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Is there a way that the torque on a stepper motor can be determined without some kind of additional force sensor.

Additional electronics such as current shunts etc would be acceptable.

I would like to use the stepper in a winding mechanism and want to be able to check if the stepper is under load before I swap to freewheeling mode.

As far as I understand I would not be able to tell directly when the stepper motor is stopped directly. However I thought some kind of trick like jogging the stepper backwards and forwards a step and watching the current may be plausible.

Does this sound plausible? Or does anyone have a better idea.

Edit: To clarify I am not that interested in the precise value of the torque, I am more interested in checking that there is no significant torque.

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I am not that interested in the precise value of the torque, I am more interested in checking that there is no significant torque.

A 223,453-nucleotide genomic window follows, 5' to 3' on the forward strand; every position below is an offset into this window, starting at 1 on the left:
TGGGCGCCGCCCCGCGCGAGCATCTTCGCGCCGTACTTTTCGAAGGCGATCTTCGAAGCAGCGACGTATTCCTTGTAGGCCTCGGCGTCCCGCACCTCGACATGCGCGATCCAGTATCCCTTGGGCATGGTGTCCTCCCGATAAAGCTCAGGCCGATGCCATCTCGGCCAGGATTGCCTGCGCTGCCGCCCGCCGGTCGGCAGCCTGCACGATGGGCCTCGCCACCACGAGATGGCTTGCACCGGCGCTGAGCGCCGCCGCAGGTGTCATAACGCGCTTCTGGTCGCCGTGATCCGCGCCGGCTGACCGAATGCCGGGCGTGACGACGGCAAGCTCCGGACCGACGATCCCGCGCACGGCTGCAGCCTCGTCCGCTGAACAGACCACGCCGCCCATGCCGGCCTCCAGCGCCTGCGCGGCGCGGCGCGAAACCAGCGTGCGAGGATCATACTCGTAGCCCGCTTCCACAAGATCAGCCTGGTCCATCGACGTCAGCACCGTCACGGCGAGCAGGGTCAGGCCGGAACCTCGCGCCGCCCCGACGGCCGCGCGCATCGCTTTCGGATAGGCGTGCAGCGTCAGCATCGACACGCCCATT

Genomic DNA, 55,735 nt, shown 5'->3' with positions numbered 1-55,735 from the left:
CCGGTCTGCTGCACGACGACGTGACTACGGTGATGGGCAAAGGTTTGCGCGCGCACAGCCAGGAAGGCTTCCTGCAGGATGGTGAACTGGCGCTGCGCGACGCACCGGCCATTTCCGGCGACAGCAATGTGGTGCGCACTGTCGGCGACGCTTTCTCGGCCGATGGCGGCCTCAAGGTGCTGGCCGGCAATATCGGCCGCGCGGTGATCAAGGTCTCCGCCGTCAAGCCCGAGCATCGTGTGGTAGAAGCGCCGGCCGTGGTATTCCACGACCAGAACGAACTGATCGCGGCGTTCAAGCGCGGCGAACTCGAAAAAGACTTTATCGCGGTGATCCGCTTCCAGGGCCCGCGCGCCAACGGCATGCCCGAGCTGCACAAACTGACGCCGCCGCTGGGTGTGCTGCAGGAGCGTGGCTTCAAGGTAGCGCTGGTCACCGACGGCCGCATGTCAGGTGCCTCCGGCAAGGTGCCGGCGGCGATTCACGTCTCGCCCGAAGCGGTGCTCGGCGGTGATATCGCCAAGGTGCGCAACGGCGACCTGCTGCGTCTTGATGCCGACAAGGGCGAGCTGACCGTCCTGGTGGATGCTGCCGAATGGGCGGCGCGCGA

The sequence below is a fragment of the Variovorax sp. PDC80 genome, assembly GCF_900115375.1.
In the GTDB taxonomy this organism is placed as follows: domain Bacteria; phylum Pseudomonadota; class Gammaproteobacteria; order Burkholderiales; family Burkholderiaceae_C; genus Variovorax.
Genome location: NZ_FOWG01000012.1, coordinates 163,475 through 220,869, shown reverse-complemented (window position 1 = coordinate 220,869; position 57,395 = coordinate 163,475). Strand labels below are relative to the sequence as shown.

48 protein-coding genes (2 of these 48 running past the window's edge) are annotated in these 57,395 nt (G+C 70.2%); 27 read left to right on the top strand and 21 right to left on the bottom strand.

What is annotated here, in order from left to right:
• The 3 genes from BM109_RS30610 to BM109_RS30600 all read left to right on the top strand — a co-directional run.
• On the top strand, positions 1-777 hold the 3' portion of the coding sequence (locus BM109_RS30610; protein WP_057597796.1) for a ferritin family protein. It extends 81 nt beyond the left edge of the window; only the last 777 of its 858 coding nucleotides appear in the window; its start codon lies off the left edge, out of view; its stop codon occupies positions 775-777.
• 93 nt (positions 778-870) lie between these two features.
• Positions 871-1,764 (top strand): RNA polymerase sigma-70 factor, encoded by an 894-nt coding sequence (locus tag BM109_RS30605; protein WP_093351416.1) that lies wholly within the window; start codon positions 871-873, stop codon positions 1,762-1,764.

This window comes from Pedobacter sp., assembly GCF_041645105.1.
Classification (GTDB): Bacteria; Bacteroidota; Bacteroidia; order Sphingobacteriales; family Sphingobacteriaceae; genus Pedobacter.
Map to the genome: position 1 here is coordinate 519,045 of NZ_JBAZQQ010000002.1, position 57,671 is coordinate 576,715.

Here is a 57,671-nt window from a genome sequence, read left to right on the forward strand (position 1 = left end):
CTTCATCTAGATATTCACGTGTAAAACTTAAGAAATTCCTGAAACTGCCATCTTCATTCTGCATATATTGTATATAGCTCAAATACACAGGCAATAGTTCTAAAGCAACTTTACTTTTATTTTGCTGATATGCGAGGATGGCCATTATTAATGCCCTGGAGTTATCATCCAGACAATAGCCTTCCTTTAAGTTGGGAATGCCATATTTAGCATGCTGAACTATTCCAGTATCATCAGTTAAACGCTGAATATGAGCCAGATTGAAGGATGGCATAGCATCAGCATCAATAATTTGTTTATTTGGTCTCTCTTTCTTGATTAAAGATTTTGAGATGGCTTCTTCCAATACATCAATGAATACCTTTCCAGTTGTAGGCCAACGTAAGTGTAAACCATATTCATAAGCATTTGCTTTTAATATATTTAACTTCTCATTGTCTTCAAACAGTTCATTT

Since you don't need the precise value of the torque, perhaps stall detection or torque limiting or both will be adequate for your application.

torque limiting

The maximum torque that a stepper motor can produce is proportional to the current through the motor coils.

Many stepper drivers make it easy to set a limit on the maximum current through the motor coils.

Perhaps in your application, it would be sufficient to simply dial down that limit so the motor never applies "significant torque".

stall detection

Many stepper motor drivers such as the Trinamic TMC249A, Trinamic TMC246, TI DRV8711, ST L6470, ST L6482, ST L9942, ON AMIS-30623, Allegro A4979, etc. have "sensorless stall detection".